Biological traits are normally categorized as either homologous--structurally similar--or analogous--structurally different, but functionally similar--but the similarity shared between Dimetrodon and Spinosaurus is neither. One of the reasons that the sail is so fascinating is that there seems to be so much diversity in the use, construction, and origin of sails.
The functions of any sails found in extinct genera are difficult to ascertain. We have seemingly equal reason to believe that Spinosaurus sails might have served a thermoregulatory function or a display function or a bioenergentic function. There are certainly structural differences between the neural spines of Spinosaurus and Dimetrodon that suggest a functional difference between their sails. Considering Dimetrodon alone, Rega et al (2012) argue that the sail might have split the structural and functional differences between modern sailfin lizard displays and buffalo humps. Nevertheless, these functional differences don't count against the nontrivial similarity evidently shared between these animals.
Philosophers of biology working in Evo-Devo have recently picked up on the concept of evolvability as a means to explain similar biological traits that are either structurally or functionally diverse (Love 2014). The sail would be evolvable if its evolution in Dimetrodon and Spinosaurus could be explained by some common developmental mechanism--for example, a change in the timing of some genetic switch that contributes to the elongation of neural spines. But it seems unlikely that the sail is a nontrivial similarity grounded by a single Evo-Devo account. Perhaps the structural differences between Dimetrodon and Spinosaurus neural spines could be explained away by idiosyncracies of the animals' genomes, but it seems more difficult to explain why some common cause would yield a single hump in Dimetrodon's sail and two humps in Spinosaurus sails. And it seems even less likely that a common developmental cause of Dimetrodon and Spinosaurus sails could adequately account for the sail of Edaphosaurus, given the presence of novel cross-bar structures on neural spines in the latter genus:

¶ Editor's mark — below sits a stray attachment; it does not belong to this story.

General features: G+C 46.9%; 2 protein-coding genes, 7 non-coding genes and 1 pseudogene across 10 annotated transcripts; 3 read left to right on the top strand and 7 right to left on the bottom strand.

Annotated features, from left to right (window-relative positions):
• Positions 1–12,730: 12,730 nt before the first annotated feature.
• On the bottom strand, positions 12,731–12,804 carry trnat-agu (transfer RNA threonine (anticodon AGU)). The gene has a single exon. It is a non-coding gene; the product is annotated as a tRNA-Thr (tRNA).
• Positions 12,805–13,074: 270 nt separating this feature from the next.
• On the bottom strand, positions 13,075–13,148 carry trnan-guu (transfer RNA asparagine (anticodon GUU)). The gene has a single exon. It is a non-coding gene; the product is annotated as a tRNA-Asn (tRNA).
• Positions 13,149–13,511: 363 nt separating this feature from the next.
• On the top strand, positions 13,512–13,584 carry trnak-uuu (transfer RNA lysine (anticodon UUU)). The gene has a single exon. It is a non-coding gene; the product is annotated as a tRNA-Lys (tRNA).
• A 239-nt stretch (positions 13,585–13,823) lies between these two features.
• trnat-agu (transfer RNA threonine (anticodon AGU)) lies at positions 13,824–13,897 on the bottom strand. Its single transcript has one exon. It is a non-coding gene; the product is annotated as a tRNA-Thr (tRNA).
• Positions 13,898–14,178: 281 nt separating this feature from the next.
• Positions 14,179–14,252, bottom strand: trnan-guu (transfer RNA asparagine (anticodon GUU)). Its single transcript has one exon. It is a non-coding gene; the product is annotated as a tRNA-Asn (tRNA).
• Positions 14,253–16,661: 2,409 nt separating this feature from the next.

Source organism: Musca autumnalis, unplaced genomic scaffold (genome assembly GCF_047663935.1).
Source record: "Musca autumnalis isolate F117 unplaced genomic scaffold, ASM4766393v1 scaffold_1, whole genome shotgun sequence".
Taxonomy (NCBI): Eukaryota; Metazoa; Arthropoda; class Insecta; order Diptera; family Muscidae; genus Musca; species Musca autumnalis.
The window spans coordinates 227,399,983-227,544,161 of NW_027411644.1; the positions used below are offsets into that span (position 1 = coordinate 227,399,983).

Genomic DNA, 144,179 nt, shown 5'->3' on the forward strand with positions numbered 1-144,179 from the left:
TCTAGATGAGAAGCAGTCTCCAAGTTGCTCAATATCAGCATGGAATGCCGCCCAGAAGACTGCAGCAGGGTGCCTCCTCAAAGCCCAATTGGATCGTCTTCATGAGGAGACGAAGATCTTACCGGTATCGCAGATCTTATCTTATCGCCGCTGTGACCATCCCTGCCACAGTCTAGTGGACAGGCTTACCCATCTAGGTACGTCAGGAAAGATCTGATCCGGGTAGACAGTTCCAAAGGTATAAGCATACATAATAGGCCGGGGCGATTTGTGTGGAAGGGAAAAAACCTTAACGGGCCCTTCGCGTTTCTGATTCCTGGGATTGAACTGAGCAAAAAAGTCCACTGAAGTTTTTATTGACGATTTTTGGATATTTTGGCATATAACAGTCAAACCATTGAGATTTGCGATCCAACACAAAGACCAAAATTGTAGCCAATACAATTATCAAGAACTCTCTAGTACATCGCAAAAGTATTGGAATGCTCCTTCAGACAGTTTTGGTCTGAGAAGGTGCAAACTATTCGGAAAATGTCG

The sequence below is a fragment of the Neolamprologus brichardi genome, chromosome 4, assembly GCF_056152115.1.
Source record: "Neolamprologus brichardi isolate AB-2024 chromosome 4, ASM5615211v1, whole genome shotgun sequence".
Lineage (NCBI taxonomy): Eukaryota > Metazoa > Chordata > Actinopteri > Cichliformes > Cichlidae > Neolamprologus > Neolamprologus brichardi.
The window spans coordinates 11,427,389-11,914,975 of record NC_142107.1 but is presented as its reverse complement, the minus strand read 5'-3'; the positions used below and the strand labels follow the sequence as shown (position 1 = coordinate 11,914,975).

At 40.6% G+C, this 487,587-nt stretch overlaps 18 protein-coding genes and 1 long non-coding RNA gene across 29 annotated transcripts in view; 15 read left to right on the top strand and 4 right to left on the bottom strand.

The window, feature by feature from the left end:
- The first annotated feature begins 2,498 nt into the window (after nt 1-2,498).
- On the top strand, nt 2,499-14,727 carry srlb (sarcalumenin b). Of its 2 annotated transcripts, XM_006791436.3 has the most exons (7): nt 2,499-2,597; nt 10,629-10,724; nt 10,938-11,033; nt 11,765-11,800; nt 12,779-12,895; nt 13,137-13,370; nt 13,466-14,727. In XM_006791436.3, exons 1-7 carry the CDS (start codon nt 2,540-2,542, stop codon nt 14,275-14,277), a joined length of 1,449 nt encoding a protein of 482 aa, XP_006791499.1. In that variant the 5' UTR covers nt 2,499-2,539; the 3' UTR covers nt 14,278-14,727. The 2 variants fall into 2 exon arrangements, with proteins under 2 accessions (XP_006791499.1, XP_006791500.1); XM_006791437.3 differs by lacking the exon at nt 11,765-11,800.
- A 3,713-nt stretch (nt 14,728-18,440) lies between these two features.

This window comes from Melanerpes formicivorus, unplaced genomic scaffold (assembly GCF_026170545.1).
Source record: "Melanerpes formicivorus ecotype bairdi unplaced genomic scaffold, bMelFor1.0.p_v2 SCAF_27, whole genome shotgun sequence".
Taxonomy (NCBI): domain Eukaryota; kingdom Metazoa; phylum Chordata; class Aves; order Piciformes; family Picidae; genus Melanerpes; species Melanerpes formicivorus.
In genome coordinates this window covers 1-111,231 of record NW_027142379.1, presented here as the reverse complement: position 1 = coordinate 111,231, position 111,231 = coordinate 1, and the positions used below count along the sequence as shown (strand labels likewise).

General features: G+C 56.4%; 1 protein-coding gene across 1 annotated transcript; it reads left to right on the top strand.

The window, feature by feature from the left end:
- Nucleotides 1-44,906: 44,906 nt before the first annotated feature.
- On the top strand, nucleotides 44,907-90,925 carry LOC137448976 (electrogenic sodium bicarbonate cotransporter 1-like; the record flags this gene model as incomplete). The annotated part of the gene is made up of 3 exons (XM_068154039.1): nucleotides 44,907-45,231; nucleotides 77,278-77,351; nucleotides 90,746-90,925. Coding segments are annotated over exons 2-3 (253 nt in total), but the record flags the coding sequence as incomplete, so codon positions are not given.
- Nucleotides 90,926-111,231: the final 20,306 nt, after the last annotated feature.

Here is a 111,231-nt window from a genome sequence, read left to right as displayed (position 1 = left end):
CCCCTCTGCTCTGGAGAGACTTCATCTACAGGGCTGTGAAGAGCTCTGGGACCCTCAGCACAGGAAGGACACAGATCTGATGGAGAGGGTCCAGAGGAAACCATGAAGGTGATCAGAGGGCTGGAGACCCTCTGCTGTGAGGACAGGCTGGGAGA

I'm willing to grant that a single theory in some life science might someday account for the nontrivial similarities between Dimetrodon and Spinosaurus and Edaphosaurus and Morelladon and sailfin lizards.  Nevertheless, there is no guarantee of any such development. The reason that the recognition of a nontrivial similarity between those extinct and extant genera defeats the grounding of sails by the life sciences is that, given the paucity of data on the structures found in extinct genera, there remains a possibility that no single biological or paleontological theory will ever account for the conspicuous similarity shared by those genera. Nevertheless, it is the case that the similarity shared by the genera remains nontrivial. 
What, then, grounds the nontrivial similarity between Dimetrodon and Spinosaurus? What functionality do the sails of those genera share if not a biological function? That functionality might be grounded by physics (perhaps aero- or hydrodynamics) or psychology (humans seem to be predisposed to recognize sails as a distinctive or novel feature). I'll admit that I'm not sure. In any event, there should be some means of grounding the similarity even if attempts to ground it in biology fail, because sails do not seem to be a mere-Cambridge property.